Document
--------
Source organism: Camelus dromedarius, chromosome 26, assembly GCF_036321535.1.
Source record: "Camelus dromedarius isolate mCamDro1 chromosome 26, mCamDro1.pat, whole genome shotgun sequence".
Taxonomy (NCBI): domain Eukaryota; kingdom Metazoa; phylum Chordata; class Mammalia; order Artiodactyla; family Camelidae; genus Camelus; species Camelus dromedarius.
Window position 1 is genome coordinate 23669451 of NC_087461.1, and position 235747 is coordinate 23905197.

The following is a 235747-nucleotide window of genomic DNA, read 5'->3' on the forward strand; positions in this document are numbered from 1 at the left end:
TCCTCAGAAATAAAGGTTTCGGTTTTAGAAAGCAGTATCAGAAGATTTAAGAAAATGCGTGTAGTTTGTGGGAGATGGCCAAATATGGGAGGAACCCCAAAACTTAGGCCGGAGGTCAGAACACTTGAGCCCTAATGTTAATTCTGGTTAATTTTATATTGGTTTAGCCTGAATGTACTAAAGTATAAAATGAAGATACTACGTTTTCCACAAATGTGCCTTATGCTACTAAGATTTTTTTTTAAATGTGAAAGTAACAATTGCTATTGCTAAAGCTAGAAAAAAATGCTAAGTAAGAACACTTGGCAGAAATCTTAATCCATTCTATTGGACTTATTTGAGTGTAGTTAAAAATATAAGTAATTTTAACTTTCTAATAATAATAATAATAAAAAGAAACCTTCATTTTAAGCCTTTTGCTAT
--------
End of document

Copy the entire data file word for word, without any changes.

Source organism: Camelus dromedarius, chromosome 26, assembly GCF_036321535.1.
Source record: "Camelus dromedarius isolate mCamDro1 chromosome 26, mCamDro1.pat, whole genome shotgun sequence".
Taxonomy (NCBI): domain Eukaryota; kingdom Metazoa; phylum Chordata; class Mammalia; order Artiodactyla; family Camelidae; genus Camelus; species Camelus dromedarius.
Window position 1 is genome coordinate 23669451 of NC_087461.1, and position 235747 is coordinate 23905197.

The following is a 235747-nucleotide window of genomic DNA, read 5'->3' on the forward strand; positions in this document are numbered from 1 at the left end:
TCCTCAGAAATAAAGGTTTCGGTTTTAGAAAGCAGTATCAGAAGATTTAAGAAAATGCGTGTAGTTTGTGGGAGATGGCCAAATATGGGAGGAACCCCAAAACTTAGGCCGGAGGTCAGAACACTTGAGCCCTAATGTTAATTCTGGTTAATTTTATATTGGTTTAGCCTGAATGTACTAAAGTATAAAATGAAGATACTACGTTTTCCACAAATGTGCCTTATGCTACTAAGATTTTTTTTTAAATGTGAAAGTAACAATTGCTATTGCTAAAGCTAGAAAAAAATGCTAAGTAAGAACACTTGGCAGAAATCTTAATCCATTCTATTGGACTTATTTGAGTGTAGTTAAAAATATAAGTAATTTTAACTTTCTAATAATAATAATAATAAAAAGAAACCTTCATTTTAAGCCTTTTGCTAT